It’s not about the need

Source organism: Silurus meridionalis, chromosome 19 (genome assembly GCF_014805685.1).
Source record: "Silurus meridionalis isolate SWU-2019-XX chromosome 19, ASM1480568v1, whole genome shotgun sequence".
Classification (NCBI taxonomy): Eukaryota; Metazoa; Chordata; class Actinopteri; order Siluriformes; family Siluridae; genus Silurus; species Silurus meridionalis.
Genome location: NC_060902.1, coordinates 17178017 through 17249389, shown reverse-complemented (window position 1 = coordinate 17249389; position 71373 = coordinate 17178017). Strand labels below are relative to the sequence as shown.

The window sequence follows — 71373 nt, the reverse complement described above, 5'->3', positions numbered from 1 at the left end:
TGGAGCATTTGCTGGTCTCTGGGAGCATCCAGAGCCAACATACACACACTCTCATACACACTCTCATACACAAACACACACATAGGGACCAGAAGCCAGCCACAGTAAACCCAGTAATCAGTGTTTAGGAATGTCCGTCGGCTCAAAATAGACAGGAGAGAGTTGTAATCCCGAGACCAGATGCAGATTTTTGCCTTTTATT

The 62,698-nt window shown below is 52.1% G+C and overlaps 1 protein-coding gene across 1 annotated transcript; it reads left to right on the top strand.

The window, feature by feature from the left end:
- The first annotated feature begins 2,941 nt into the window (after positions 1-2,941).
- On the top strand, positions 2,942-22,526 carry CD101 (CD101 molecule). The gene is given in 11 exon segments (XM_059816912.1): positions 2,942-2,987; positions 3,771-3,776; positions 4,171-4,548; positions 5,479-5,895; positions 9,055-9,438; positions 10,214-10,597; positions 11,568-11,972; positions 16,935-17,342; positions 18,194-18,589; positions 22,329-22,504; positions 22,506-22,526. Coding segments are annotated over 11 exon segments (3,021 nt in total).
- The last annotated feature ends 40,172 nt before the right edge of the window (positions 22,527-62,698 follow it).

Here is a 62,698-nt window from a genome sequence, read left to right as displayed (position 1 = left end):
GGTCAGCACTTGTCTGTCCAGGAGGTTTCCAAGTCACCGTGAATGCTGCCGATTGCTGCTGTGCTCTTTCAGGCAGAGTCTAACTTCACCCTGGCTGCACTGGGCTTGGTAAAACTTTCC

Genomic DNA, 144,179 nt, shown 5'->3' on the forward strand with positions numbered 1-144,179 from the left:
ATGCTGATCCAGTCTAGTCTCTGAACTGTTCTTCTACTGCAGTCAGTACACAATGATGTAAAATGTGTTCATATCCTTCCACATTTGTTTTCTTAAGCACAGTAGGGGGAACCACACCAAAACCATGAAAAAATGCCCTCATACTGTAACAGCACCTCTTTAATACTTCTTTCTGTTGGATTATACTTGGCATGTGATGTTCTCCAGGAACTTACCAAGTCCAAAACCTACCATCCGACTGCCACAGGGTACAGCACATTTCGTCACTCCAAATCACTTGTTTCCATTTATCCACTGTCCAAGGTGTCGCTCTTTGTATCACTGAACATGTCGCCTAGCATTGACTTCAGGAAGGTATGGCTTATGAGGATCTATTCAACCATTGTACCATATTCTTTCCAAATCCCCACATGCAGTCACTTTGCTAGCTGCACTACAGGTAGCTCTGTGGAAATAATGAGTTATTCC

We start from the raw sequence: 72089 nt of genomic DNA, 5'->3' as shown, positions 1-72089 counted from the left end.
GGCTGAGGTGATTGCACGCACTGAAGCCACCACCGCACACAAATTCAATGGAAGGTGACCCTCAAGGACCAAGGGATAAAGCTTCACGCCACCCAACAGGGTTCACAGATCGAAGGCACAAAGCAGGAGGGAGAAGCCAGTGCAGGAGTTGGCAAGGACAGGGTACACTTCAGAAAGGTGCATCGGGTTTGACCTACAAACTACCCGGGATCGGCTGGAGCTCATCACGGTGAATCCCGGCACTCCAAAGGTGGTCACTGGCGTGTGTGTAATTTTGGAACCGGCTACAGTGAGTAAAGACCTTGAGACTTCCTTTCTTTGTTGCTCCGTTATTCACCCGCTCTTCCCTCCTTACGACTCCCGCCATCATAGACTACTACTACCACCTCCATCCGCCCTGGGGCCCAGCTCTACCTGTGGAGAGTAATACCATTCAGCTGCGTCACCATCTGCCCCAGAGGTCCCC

Most salespeople (but not all) can get the prospect to tell them what they need. But few are skilled at uncovering why the prospect needs it. People don’t buy for need alone or want alone. We all have things we need and want but have never bought. Sometimes it’s a money thing, but most times we don’t buy because there is just not enough motivation to buy it. In other words, there is no “compelling reason to buy”. The compelling reason to buy is usually found by asking “why?” when the prospect tells us what they need. However, most salespeople are so excited to find someone who needs what they have, that they immediately launch into a presentation of the product or service. The better ones even go so far as to talk about money and the decision process. What both fail to do is to uncover why the prospect needs the product. The answer to the “why” question will most often lead to the compelling reason. For example, I may need a new car. If I “need” it because it has 50,000 miles on it and I am getting tired of it, that is one thing. If I “need” it because it has 175,000 miles on it and my mechanic has told me it my break down at any time, I will be more motivated to buy a new car. The first example is a reason to buy and the second is a compelling reason to buy. That is why the answer to the “why” question is more important than the answer to the ‘what” question.

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